TC MimsTina C. Mims, Ph.D., is currently serving as a Visiting Lecturer at Texas Woman’s University. Dr. Mims is a recently vetted PhD in Marketing after practicing marketing as VP & Director roles at Fortune 1000 firms. She is passionate regarding the preparation of both graduate and undergraduate students to have a competency based learning experience transferable to their chosen careers.

Staci ZavattaroStaci M. Zavattaro, Ph.D., is an associate professor of public administration at the University of Central Florida. Her main research interests include place branding and marketing, as well as social media use within the public sector. Her books include Cities for Sale (SUNY Press), Place Branding Through Phases of the Image (Palgrave Macmillan), and Social Media in Government: Theory and Practice (CRC Press). She serves as managing editor of Administrative Theory & Praxis and belongs at the Public Administration Theory Network, the Public Management Research Association, and the American Society for Public Administration.

Will Airline Customers Buy Carbon Offsets?

cost-of-flying-1031410-m In an effort to help combat climate change, a number of corporations have turned to using carbon offsets to help rectify any damage done by their business to the environment. Companies such as United Airlines have even begun offering their customers the chance to purchase carbon offsets to counteract their flight. But how likely is it that customers will choose to purchase these carbon offsets? Authors Andy S. Choi, Brent W. Ritchie, and Kelly S. Fielding explored this topic in their article published in Journal of Travel Research entitled “A Mediation Model of Air Travelers’ Voluntary Climate Action.”

The abstract:

This study developed a behavioral model of intentions to purchase aviation carbon offsets, and tested the model through JTR_72ppiRGB_powerpointstructural equation models. The model draws on the established hierarchical models of human behavior to hypothesize relationships between general and specific attitudes as predictors of offsetting intentions. The New Ecological Paradigm scale, the theory of planned behavior and variables from past literature were employed to measure general environmental attitudes, intermediate beliefs, and behavior-specific attitudes and norms. The current research represents a first attempt to build a theoretical model that helps to understand the relationships between factors that determine whether people will purchase aviation carbon offsets. The results show that a more positive orientation toward the environment could be an important predictor of environmental intentions operating both directly on intentions as well as guiding beliefs that relate to intentions. Policy implications of the findings are discussed, encouraging greater voluntary climate action.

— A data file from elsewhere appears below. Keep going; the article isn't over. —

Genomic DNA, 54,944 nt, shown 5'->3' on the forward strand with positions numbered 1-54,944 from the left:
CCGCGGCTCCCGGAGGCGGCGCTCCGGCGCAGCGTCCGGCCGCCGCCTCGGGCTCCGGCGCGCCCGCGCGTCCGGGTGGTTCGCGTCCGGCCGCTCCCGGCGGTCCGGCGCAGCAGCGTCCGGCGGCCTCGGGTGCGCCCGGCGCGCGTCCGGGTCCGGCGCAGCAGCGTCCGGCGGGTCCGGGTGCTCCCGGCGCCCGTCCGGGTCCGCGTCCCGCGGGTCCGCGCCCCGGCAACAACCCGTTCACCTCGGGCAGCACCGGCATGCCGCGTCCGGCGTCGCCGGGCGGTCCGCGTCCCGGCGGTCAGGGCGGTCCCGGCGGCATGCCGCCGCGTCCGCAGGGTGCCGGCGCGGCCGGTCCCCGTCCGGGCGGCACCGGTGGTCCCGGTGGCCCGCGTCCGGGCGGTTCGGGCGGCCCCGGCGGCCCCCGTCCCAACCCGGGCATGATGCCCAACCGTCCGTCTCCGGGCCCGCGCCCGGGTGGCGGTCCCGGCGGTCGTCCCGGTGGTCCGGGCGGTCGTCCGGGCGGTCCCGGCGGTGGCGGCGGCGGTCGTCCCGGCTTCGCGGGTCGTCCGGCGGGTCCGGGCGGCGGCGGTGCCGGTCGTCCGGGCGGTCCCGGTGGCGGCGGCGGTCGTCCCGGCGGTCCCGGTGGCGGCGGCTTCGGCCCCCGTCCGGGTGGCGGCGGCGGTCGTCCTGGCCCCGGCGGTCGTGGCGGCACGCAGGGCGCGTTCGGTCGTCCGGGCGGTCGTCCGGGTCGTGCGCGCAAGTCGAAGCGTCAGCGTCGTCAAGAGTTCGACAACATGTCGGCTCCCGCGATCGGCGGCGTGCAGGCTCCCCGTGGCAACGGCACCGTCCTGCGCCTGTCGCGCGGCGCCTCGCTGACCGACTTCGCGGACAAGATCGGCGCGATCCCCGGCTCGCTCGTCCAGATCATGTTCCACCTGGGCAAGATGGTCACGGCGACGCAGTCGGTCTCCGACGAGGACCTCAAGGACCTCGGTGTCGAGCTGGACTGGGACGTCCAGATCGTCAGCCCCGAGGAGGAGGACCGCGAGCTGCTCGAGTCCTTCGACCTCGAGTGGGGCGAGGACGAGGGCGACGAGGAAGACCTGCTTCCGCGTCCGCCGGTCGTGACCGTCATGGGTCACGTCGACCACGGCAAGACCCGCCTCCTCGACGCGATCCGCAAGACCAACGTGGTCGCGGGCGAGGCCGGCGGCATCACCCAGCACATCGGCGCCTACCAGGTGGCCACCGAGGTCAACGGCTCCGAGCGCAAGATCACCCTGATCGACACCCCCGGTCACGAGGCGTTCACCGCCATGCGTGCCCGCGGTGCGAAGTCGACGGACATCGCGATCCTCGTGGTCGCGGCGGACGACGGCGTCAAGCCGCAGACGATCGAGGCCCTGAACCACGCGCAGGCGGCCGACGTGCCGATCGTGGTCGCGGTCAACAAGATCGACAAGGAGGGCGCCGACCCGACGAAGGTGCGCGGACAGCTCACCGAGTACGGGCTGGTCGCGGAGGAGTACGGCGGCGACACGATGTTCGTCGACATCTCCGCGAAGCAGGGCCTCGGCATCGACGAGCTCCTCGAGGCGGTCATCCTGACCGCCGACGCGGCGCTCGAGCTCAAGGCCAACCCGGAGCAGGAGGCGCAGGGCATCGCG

You can read “A Mediation Model of Air Travelers’ Voluntary Climate Action” from Journal of Travel Research for free for the next week by clicking here. Want to know about all the latest research like this from Journal of Travel Research? Click here to sign up for e-alerts!

Finding the Balance Between Greed and Altruism

yin-yang-1024035-mAre greedy managers or altruistic managers more successful? The answer may not be so black and white. According to Katalin Takacs Haynes, Matthew Josefy, and Michael A. Hitt, authors of “Tipping Point: Managers’ Self-Interest, Greed, and Altruism” from Journal of Leadership and Organizational Studies, harmony between the two characteristics is actually the most beneficial to firm performance.